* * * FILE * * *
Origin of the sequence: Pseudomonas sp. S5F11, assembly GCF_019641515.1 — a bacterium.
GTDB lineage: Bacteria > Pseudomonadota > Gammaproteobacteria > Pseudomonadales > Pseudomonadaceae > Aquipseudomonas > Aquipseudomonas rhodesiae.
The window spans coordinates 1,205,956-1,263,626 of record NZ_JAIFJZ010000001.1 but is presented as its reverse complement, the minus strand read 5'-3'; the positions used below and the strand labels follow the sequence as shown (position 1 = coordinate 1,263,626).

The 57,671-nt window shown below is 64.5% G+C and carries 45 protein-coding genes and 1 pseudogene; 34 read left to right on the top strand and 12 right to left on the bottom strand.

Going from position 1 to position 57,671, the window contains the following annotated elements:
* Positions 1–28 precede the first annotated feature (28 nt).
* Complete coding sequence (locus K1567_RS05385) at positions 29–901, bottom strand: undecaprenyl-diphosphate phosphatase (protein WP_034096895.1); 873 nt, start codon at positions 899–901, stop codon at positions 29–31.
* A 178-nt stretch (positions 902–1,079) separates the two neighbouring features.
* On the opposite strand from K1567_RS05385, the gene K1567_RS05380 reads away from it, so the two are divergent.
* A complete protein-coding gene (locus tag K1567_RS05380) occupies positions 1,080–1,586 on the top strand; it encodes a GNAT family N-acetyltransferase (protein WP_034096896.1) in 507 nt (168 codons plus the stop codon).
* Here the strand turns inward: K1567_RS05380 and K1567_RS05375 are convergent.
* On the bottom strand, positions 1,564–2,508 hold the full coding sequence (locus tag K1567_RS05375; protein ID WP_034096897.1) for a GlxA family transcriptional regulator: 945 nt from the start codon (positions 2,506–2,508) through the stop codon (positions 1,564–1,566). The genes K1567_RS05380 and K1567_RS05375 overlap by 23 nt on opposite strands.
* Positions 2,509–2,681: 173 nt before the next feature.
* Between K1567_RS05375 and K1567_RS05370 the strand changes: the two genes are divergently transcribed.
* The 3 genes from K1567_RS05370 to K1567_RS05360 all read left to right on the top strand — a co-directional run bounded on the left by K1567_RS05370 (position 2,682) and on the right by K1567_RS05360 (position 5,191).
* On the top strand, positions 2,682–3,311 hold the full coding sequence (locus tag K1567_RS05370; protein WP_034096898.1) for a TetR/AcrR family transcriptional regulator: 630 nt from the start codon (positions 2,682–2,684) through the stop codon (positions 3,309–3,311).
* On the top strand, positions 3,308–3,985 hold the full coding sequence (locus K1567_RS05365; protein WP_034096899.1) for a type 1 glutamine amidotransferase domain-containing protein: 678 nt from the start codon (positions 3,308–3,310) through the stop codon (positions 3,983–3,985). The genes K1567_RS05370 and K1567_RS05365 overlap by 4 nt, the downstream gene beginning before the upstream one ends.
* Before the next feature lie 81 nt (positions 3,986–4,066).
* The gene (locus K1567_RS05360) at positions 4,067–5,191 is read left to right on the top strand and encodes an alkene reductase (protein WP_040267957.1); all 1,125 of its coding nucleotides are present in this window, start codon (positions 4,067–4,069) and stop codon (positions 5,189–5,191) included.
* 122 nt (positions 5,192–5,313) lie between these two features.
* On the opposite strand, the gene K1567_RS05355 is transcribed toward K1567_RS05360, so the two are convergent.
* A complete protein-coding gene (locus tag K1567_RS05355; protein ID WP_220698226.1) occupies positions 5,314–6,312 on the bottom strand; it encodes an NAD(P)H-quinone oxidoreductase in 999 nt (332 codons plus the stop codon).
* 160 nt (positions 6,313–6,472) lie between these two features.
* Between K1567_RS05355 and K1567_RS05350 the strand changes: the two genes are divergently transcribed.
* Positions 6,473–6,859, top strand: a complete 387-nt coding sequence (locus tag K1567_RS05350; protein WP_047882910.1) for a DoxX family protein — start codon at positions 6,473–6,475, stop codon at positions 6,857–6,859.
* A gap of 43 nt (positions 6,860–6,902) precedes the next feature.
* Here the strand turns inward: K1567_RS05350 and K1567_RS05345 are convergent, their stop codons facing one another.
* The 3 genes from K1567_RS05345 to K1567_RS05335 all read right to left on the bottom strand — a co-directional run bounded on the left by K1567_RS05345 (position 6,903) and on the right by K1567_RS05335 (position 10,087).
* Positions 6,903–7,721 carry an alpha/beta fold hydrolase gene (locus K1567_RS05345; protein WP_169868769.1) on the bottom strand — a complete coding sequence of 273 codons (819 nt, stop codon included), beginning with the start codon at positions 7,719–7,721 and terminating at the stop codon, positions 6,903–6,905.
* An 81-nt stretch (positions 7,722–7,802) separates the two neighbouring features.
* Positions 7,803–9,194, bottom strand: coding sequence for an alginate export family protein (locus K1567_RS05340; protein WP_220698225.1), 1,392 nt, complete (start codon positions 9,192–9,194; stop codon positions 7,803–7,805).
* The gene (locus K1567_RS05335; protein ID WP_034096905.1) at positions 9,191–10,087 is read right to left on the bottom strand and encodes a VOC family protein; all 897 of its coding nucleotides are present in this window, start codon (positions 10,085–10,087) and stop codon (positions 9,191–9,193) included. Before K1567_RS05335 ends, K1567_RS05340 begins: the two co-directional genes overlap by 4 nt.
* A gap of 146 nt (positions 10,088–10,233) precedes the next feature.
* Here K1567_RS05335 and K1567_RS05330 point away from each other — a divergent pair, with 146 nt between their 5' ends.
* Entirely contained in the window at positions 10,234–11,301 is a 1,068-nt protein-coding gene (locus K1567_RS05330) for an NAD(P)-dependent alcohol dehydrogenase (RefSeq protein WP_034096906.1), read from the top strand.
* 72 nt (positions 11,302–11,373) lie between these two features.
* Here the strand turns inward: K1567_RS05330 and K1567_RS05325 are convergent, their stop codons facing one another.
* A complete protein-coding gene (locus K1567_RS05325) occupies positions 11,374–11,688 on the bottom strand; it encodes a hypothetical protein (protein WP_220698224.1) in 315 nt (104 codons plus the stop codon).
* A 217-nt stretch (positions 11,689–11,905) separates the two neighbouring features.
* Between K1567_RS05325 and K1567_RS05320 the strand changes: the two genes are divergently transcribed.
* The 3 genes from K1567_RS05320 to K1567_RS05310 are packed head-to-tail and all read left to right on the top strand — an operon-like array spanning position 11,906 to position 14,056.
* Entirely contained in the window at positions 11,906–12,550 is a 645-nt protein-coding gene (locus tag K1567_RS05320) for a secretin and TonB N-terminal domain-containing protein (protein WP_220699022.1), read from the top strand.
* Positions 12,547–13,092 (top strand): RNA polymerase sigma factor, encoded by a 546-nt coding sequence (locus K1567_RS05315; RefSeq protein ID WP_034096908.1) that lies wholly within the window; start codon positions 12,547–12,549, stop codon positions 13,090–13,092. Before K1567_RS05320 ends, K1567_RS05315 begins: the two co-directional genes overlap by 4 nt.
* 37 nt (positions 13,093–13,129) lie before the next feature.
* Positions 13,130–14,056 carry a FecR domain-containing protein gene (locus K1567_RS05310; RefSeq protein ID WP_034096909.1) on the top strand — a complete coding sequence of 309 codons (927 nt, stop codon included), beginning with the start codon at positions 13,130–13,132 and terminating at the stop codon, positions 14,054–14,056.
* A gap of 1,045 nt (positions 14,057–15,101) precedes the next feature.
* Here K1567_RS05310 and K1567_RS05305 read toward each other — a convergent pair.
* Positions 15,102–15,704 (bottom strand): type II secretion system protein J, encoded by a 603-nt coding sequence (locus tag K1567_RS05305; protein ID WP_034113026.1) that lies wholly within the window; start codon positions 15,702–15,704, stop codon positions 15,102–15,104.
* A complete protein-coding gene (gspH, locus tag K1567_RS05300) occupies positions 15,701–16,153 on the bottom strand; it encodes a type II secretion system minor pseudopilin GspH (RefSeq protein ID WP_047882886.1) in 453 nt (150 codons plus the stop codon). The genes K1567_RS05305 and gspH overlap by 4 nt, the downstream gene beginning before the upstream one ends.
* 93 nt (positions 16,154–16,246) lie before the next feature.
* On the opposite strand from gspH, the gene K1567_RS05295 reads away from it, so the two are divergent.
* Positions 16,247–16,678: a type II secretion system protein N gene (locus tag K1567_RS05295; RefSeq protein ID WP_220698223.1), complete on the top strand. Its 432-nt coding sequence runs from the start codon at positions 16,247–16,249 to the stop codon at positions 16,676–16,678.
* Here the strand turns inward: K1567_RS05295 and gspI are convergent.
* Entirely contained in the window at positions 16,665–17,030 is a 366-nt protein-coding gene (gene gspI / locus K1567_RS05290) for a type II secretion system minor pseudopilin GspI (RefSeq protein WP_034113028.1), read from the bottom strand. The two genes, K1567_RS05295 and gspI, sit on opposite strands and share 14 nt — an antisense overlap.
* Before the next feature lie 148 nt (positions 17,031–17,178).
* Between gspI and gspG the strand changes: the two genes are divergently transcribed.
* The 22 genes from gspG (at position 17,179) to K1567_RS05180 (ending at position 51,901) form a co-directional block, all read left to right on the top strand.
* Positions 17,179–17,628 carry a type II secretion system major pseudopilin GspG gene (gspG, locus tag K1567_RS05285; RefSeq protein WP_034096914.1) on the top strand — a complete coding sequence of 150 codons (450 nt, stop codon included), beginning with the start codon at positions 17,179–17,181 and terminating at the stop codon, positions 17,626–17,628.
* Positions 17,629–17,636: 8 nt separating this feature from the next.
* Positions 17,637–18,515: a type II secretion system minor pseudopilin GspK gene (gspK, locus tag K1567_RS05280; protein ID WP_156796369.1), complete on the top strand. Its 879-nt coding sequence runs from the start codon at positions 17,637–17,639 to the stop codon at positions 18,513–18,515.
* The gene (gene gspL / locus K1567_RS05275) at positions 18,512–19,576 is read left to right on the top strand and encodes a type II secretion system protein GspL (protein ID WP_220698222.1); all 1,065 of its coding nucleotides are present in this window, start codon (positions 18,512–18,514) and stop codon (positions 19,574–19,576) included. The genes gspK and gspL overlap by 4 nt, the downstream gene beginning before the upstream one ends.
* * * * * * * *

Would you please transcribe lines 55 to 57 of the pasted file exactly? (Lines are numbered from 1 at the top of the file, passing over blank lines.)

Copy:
* Before the next feature lie 148 nt (positions 17,031–17,178).
* Between gspI and gspG the strand changes: the two genes are divergently transcribed.
* The 22 genes from gspG (at position 17,179) to K1567_RS05180 (ending at position 51,901) form a co-directional block, all read left to right on the top strand.